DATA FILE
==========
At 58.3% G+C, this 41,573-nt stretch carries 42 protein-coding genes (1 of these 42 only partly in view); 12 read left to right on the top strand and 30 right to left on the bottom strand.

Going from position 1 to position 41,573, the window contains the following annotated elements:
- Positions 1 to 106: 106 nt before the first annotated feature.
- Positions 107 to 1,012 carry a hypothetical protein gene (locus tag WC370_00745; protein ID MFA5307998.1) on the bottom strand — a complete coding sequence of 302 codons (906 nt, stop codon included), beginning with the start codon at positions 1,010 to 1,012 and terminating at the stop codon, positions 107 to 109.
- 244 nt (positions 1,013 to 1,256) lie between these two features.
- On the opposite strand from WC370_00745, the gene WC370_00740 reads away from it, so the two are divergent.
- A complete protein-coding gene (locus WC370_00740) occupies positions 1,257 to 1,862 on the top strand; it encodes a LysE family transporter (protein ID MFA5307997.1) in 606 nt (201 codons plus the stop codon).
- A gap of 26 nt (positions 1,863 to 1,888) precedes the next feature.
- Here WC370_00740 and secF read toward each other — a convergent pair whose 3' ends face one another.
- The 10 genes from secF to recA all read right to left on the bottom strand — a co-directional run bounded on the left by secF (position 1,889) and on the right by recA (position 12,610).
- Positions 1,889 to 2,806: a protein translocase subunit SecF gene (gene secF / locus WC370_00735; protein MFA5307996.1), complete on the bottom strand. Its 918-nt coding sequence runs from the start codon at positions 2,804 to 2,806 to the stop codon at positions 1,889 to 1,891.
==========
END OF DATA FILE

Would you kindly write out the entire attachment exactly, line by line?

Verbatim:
At 58.3% G+C, this 41,573-nt stretch carries 42 protein-coding genes (1 of these 42 only partly in view); 12 read left to right on the top strand and 30 right to left on the bottom strand.

Going from position 1 to position 41,573, the window contains the following annotated elements:
- Positions 1 to 106: 106 nt before the first annotated feature.
- Positions 107 to 1,012 carry a hypothetical protein gene (locus tag WC370_00745; protein ID MFA5307998.1) on the bottom strand — a complete coding sequence of 302 codons (906 nt, stop codon included), beginning with the start codon at positions 1,010 to 1,012 and terminating at the stop codon, positions 107 to 109.
- 244 nt (positions 1,013 to 1,256) lie between these two features.
- On the opposite strand from WC370_00745, the gene WC370_00740 reads away from it, so the two are divergent.
- A complete protein-coding gene (locus WC370_00740) occupies positions 1,257 to 1,862 on the top strand; it encodes a LysE family transporter (protein ID MFA5307997.1) in 606 nt (201 codons plus the stop codon).
- A gap of 26 nt (positions 1,863 to 1,888) precedes the next feature.
- Here WC370_00740 and secF read toward each other — a convergent pair whose 3' ends face one another.
- The 10 genes from secF to recA all read right to left on the bottom strand — a co-directional run bounded on the left by secF (position 1,889) and on the right by recA (position 12,610).
- Positions 1,889 to 2,806: a protein translocase subunit SecF gene (gene secF / locus WC370_00735; protein MFA5307996.1), complete on the bottom strand. Its 918-nt coding sequence runs from the start codon at positions 2,804 to 2,806 to the stop codon at positions 1,889 to 1,891.